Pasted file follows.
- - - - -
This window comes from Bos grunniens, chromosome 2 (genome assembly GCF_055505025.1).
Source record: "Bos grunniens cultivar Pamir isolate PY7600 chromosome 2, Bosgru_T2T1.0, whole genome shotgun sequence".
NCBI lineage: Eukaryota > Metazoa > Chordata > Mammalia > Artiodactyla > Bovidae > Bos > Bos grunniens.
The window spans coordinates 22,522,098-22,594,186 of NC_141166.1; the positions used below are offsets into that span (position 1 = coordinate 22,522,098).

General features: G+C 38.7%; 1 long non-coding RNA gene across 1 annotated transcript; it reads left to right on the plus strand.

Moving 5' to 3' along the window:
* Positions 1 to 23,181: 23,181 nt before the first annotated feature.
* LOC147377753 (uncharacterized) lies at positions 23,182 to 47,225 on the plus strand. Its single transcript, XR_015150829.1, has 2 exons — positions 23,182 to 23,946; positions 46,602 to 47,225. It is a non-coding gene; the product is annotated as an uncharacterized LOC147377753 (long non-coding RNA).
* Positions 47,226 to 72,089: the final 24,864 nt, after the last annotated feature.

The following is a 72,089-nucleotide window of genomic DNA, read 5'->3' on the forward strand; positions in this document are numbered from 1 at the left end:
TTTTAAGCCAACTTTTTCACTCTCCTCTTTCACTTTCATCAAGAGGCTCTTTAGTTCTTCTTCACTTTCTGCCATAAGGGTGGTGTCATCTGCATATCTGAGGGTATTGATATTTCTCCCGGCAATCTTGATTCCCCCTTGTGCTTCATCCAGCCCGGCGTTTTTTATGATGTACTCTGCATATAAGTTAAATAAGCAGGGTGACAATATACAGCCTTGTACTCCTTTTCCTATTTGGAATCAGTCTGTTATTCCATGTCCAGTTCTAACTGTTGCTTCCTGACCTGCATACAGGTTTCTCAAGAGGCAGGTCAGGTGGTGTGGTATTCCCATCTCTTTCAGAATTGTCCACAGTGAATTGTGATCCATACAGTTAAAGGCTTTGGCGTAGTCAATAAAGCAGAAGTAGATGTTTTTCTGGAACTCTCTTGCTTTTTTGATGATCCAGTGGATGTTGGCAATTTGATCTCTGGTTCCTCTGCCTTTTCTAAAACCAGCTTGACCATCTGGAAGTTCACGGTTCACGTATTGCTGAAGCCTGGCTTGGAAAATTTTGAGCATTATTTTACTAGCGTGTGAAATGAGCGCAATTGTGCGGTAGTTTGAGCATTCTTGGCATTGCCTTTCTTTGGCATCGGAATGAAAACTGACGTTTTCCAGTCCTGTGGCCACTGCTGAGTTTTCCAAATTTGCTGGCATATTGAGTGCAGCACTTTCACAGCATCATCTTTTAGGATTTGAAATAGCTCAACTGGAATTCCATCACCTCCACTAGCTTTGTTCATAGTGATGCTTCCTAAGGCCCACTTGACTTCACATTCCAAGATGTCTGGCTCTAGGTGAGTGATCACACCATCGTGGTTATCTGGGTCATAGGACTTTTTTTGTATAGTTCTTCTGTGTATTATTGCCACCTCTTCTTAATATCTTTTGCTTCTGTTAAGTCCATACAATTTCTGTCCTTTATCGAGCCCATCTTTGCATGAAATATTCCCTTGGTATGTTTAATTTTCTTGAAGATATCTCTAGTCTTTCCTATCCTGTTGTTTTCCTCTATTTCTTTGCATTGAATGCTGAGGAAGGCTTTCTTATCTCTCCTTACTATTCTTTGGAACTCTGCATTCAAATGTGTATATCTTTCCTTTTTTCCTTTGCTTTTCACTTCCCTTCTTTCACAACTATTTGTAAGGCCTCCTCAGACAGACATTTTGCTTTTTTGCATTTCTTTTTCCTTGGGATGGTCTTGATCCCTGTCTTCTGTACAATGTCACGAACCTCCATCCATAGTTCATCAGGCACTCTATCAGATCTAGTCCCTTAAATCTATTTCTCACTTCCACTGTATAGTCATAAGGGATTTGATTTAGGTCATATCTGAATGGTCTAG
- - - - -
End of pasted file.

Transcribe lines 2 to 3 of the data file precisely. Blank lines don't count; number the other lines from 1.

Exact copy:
Source record: "Bos grunniens cultivar Pamir isolate PY7600 chromosome 2, Bosgru_T2T1.0, whole genome shotgun sequence".
NCBI lineage: Eukaryota > Metazoa > Chordata > Mammalia > Artiodactyla > Bovidae > Bos > Bos grunniens.